What led you to the MA Animation at the RCA?
I had been working in the animation industry for a few years, but mainly as an animator. I wanted to direct and have more creative control of projects. I also really wanted to have time to make my own personal projects, something that was really hard to do when you also need to make a living. So I applied to the MA Animation at the RCA – both to get to do some films on my own and grow as an artist, and also to be able to work more creatively afterwards.
I really liked RCA’s approach to filmmaking which was artistic and open. Finding your own way of making films as opposed to a classic film school, that was one of the main reasons I applied.
“I think RCA was the place where I found my voice as a filmmaker.”
How did the RCA affect your journey as a practitioner?
I think RCA was the place where I found my voice as a filmmaker, and where I became more secure in my role as a filmmaker. I was happy to go there after a few years of working first, that gave me a stronger awareness of what I wanted out of the education. I learned a lot about the creative process.
It was a very inspiring environment with really talented and diverse classmates. Being in those surroundings naturally inspires you, but also pushes you to find your own style. For me it was a lot about finding my own way of storytelling, and trusting in myself, and I think both the tutors, classmates and the overall context contributed to that.
Your graduate film ‘Enough’ won awards including European Animation Award and Vimeo Best of the Year. How did this film help your career trajectory and lead to further work?
I think this film and the success of it has been the major contributor to pushing my career to the next level. It had a really good spread online, many people saw it which generated quite a few commission requests, but also the amount of awards (it was more than thirty international awards in fact) has opened doors for me to get to make more short films and pitch bigger personal projects.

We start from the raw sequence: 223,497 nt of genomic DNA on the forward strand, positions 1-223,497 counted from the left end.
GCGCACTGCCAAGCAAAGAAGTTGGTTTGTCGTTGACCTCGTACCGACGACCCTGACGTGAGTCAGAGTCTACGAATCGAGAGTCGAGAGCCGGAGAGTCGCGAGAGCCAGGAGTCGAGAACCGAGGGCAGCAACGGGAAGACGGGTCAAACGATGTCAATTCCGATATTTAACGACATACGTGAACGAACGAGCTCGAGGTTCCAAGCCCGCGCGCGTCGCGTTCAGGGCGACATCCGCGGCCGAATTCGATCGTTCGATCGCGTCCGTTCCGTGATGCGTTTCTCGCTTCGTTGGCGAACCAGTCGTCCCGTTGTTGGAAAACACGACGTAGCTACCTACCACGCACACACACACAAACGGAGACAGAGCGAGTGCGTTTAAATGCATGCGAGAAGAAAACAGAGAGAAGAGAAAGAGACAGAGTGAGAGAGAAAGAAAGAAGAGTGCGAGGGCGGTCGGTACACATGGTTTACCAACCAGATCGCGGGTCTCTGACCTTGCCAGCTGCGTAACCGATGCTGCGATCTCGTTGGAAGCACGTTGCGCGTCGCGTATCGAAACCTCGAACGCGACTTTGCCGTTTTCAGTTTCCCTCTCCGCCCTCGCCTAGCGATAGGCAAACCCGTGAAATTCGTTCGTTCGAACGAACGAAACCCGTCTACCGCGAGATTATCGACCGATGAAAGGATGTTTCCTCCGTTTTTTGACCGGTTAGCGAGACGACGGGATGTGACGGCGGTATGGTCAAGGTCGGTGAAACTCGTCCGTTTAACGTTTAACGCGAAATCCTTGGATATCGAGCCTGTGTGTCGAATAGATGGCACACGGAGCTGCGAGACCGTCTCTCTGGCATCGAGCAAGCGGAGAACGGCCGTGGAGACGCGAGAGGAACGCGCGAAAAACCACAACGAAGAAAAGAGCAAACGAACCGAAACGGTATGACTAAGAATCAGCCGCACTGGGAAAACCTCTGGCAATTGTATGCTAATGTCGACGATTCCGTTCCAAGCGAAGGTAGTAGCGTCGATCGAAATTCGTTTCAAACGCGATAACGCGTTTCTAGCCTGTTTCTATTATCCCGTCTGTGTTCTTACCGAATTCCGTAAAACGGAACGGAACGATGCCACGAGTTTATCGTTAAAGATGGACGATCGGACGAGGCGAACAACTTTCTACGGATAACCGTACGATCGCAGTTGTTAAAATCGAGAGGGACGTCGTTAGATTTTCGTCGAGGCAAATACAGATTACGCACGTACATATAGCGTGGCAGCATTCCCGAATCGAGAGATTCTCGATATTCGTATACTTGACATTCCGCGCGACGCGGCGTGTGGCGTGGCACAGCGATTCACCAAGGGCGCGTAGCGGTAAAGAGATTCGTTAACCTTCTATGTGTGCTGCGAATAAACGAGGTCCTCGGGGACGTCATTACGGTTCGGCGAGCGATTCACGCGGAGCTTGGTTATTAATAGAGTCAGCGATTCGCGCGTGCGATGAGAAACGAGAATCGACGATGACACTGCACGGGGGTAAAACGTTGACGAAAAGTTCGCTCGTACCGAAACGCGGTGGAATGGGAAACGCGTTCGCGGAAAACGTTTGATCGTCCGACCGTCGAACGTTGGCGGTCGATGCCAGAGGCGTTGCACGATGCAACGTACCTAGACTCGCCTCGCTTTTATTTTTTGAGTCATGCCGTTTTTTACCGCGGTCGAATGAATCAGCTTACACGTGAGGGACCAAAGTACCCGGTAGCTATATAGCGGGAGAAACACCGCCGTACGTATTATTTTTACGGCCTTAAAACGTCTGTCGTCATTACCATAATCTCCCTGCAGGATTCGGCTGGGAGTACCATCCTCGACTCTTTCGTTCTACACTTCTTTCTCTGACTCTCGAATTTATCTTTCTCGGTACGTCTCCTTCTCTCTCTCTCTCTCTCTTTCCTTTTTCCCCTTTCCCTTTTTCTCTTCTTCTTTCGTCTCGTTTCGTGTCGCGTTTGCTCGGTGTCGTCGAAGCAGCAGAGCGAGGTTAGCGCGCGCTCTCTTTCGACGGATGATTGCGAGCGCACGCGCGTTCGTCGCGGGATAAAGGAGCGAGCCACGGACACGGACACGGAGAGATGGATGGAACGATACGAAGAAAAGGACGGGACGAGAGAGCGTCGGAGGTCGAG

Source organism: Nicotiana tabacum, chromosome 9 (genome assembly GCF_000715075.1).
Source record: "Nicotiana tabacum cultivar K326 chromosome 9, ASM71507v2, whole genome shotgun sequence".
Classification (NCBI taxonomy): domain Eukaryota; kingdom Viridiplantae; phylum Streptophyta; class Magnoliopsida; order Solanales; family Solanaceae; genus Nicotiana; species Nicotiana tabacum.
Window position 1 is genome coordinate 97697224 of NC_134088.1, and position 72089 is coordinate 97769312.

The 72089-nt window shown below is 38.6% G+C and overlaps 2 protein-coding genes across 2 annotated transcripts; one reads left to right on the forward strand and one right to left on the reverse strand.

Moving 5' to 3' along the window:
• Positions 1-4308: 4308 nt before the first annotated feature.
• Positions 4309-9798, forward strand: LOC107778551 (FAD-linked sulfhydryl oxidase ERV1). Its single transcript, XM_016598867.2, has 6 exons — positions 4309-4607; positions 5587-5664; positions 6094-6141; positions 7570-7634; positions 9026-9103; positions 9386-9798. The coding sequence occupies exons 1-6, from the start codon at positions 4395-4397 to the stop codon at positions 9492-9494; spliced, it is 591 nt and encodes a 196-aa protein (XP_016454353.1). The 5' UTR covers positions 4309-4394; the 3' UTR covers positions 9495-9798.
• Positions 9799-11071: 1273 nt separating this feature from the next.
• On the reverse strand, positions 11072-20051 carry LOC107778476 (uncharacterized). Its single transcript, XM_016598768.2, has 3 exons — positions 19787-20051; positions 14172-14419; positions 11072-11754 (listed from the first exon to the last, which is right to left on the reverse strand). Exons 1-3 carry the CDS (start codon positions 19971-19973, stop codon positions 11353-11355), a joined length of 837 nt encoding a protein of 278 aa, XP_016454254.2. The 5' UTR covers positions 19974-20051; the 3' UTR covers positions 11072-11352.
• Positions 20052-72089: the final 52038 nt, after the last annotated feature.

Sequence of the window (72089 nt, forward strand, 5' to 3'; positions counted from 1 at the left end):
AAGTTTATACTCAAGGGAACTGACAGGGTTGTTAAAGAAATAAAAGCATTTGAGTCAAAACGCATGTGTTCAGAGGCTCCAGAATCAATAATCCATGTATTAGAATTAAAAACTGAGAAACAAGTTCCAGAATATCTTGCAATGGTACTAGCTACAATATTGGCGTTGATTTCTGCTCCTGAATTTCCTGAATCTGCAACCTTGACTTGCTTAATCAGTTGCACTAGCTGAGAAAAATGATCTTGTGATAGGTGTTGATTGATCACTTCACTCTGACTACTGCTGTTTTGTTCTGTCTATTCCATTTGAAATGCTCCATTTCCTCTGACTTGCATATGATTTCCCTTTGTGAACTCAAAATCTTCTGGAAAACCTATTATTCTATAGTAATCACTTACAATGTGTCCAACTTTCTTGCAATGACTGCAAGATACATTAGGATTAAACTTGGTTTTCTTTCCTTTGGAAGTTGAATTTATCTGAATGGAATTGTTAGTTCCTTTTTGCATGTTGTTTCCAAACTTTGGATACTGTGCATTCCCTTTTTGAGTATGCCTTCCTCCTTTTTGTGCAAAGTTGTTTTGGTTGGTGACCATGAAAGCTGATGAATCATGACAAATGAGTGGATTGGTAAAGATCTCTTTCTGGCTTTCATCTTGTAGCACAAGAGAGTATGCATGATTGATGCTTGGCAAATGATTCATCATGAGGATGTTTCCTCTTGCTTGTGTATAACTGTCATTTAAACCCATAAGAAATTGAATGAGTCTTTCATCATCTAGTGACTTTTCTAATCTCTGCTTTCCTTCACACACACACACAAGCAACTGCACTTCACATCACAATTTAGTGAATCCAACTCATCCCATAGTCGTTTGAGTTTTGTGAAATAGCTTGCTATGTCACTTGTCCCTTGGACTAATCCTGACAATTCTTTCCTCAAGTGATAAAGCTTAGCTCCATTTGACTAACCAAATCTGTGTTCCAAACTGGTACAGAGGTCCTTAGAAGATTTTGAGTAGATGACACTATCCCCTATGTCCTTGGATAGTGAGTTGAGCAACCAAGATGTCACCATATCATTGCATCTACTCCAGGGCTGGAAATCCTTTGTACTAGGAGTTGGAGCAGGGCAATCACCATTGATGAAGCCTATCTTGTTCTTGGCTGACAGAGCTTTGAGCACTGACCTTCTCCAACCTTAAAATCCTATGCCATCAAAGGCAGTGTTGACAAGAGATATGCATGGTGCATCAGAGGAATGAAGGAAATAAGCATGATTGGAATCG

“I like the contrast of the softness and innocence, with these darker thoughts they have in their mind.”
Your work often draws on dark emotions like anger and sadness. Do you think there is something about your animated characters that provokes empathy?
I think my characters have a pretty soft look, making them feel a bit naive and vulnerable, and I think that marries quite well with telling darker or more sinister stories. I like the contrast of the softness and innocence, with these darker thoughts they have in their mind. In a sense the look allows me to push the stories further.
Yes, I really enjoyed those jobs. I think it has to do again with the style, that they are pretty soft and innocent, a bit naive almost, which makes it possible for a heavier or more serious message, without the whole film becoming too pretentious or too heavy to take in.
It also makes it possible to mix some humor in it, even though it's a serious message, and I think that makes the audience more receptive even to the serious message. It sort of helps to balance light and dark. I also think the wool and felt materials, and simplicity of the style, gives off an organic and ‘honest’ vibe, while also being a bit more commercial, but still not slick and glossy.
Where do you want to go next with your practice? What would be your dream project?
Oh I have many! I have a new short film idea that I would love to make, and I’m also developing a long format idea with my production company Passion Animation Studios in London, which would be amazing if we can get it made.